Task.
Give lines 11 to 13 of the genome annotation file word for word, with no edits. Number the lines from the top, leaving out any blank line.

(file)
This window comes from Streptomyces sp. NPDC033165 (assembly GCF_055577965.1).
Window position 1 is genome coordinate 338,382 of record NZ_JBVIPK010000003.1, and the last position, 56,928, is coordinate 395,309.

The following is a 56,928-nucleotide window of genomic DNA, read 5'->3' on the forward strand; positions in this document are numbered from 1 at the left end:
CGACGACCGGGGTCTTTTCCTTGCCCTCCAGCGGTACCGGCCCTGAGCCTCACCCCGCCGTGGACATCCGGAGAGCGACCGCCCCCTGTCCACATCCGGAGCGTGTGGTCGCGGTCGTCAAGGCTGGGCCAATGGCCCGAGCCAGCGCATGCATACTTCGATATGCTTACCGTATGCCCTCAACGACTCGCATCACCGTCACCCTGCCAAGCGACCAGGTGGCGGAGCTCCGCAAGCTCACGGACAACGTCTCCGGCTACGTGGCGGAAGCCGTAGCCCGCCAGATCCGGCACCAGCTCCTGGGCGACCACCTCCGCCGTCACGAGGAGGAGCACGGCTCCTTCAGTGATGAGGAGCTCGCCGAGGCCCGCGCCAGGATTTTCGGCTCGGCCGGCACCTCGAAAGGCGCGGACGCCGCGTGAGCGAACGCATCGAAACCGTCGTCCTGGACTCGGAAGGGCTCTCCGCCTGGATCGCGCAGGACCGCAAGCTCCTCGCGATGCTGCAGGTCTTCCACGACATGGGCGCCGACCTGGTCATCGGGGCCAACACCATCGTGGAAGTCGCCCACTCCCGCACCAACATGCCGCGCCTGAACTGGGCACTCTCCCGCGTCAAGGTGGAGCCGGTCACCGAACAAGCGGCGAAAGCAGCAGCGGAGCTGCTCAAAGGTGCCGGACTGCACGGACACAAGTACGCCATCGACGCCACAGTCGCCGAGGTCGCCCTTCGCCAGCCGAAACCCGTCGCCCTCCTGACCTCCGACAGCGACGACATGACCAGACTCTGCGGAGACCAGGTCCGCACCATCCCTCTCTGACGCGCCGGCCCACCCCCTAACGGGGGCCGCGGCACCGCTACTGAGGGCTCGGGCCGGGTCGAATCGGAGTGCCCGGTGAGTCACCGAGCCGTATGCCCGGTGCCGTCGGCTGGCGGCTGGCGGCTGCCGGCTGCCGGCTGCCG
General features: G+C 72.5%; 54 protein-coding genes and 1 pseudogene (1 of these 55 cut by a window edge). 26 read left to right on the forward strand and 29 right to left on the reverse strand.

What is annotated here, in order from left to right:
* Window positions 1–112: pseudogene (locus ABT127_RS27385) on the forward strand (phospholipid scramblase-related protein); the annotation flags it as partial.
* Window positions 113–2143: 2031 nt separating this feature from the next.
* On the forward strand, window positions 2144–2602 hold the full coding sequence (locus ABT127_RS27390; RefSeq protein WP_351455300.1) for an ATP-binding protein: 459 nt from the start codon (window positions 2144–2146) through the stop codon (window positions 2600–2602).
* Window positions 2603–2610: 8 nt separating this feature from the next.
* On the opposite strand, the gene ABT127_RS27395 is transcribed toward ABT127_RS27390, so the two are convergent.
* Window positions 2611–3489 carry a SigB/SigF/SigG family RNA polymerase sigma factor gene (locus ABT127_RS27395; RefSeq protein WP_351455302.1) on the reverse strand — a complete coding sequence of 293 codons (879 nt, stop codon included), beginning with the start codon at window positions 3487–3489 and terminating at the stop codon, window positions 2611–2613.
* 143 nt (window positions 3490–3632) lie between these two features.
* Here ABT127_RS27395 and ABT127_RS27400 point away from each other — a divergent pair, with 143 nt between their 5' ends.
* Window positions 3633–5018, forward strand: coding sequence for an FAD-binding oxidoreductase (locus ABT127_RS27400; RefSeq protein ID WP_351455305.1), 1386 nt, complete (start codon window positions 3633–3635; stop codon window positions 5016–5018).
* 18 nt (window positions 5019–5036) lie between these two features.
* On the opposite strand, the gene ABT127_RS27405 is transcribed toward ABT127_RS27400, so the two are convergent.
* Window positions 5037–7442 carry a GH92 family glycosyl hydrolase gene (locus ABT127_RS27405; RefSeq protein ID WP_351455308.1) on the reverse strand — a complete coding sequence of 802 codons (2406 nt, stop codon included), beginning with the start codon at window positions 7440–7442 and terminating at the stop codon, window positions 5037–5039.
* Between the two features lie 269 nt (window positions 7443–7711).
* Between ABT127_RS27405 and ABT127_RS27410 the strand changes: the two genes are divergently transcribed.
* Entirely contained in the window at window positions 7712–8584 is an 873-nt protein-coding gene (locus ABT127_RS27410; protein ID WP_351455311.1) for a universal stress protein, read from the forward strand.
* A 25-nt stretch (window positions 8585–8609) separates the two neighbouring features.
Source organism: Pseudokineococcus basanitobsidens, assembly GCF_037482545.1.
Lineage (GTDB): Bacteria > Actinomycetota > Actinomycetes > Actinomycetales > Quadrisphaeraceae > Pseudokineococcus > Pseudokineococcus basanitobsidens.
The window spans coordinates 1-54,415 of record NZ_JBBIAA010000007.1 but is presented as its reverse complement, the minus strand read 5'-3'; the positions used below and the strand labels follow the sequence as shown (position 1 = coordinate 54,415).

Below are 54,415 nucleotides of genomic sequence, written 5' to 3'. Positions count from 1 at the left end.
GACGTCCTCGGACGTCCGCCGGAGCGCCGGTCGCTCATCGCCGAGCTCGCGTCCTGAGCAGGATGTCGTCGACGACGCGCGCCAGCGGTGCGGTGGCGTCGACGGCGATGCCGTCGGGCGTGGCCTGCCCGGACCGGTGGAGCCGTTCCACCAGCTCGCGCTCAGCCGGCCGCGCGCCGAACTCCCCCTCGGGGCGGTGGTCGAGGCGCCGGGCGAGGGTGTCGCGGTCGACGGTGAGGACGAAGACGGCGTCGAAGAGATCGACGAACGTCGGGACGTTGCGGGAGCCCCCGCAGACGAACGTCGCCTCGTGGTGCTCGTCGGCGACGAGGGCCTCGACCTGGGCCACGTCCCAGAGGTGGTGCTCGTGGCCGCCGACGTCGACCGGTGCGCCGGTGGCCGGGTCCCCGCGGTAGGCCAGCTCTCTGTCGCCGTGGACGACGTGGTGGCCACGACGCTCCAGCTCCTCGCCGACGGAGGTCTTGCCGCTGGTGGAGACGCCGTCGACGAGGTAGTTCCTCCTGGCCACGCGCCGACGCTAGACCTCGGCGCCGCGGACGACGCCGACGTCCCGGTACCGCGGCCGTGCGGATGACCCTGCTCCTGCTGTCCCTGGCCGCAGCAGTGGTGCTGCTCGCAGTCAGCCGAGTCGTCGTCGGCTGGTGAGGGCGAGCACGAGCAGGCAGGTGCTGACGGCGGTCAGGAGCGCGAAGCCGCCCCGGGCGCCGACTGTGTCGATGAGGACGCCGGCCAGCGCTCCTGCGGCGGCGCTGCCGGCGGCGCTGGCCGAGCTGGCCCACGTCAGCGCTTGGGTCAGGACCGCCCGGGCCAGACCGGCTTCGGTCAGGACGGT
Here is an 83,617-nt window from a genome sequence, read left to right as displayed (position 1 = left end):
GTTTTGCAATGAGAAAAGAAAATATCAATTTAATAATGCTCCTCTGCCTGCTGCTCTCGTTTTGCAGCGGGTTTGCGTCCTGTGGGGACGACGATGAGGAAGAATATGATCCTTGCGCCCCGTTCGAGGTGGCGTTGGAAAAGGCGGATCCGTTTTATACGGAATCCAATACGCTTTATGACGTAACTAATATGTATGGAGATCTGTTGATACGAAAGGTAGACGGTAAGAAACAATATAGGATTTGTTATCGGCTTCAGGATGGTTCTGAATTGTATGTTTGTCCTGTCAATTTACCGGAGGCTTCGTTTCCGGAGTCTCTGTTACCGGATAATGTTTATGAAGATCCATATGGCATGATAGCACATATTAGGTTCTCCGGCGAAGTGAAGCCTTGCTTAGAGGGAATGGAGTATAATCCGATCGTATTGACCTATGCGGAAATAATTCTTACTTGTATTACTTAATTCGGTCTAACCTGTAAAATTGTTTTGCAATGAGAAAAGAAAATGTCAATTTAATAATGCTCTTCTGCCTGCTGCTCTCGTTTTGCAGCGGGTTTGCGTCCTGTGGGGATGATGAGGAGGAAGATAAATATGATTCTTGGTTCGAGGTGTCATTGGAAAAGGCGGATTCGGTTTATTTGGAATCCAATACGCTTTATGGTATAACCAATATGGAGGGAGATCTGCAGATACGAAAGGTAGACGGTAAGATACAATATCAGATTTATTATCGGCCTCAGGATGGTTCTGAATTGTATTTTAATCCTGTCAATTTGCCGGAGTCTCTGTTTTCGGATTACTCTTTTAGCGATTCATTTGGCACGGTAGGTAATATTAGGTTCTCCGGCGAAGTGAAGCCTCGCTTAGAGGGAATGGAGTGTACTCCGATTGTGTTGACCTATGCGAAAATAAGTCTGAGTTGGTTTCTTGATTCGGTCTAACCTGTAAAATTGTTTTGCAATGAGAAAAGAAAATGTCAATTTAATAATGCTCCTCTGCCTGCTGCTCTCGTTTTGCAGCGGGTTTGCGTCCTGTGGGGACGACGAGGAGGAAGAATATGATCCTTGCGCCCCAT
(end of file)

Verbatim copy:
* On the opposite strand, the gene ABT127_RS27395 is transcribed toward ABT127_RS27390, so the two are convergent.
* Window positions 2611–3489 carry a SigB/SigF/SigG family RNA polymerase sigma factor gene (locus ABT127_RS27395; RefSeq protein WP_351455302.1) on the reverse strand — a complete coding sequence of 293 codons (879 nt, stop codon included), beginning with the start codon at window positions 3487–3489 and terminating at the stop codon, window positions 2611–2613.
* 143 nt (window positions 3490–3632) lie between these two features.